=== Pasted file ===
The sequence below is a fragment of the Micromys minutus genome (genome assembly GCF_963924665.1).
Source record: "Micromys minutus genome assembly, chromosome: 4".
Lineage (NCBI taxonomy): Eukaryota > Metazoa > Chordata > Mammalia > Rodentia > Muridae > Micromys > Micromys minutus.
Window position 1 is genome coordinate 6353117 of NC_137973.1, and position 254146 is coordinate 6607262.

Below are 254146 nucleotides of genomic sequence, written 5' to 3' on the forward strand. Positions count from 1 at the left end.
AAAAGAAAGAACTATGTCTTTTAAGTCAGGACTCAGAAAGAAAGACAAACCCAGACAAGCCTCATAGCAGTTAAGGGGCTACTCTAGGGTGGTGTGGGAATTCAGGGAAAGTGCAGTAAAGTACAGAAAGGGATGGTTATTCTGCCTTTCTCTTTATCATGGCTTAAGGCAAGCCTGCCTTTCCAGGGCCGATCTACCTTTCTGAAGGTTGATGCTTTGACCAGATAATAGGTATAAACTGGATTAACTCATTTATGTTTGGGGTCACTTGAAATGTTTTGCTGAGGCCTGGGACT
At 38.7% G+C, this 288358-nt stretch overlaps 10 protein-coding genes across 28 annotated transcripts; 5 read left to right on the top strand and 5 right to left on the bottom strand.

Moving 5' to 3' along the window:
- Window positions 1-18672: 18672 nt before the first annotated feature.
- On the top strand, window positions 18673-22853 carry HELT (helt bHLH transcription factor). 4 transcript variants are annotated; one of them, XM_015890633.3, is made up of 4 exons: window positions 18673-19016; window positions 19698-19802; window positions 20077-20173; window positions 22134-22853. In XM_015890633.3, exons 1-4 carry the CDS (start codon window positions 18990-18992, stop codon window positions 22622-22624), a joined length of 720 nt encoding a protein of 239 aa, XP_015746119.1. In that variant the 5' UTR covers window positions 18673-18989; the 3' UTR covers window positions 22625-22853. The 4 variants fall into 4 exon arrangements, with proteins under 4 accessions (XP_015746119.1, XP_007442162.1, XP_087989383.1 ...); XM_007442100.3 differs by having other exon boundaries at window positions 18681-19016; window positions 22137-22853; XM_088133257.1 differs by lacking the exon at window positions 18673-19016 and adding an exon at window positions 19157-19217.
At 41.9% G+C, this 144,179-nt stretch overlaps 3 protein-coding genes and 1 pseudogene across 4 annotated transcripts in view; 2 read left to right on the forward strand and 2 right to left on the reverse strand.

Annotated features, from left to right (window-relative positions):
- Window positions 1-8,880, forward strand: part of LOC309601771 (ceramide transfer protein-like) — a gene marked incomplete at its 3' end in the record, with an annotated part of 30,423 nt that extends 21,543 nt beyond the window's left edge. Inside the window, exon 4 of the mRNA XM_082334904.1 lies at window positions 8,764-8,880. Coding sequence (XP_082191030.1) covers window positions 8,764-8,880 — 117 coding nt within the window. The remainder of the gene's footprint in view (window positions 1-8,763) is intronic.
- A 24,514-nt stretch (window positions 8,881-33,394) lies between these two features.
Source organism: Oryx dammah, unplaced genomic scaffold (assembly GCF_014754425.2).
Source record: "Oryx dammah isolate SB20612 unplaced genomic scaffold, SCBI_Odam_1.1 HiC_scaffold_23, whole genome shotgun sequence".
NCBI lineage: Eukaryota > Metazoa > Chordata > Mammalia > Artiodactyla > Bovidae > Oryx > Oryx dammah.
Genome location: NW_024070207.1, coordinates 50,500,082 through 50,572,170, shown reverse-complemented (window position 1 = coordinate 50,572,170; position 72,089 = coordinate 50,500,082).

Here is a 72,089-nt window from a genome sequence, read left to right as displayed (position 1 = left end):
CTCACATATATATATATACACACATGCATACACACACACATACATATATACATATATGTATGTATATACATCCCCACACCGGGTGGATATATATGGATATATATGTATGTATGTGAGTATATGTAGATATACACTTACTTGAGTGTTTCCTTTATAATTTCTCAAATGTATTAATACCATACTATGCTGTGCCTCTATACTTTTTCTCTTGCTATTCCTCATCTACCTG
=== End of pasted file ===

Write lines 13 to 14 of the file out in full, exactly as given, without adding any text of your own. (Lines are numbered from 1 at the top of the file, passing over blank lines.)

- Window positions 1-8,880, forward strand: part of LOC309601771 (ceramide transfer protein-like) — a gene marked incomplete at its 3' end in the record, with an annotated part of 30,423 nt that extends 21,543 nt beyond the window's left edge. Inside the window, exon 4 of the mRNA XM_082334904.1 lies at window positions 8,764-8,880. Coding sequence (XP_082191030.1) covers window positions 8,764-8,880 — 117 coding nt within the window. The remainder of the gene's footprint in view (window positions 1-8,763) is intronic.
- A 24,514-nt stretch (window positions 8,881-33,394) lies between these two features.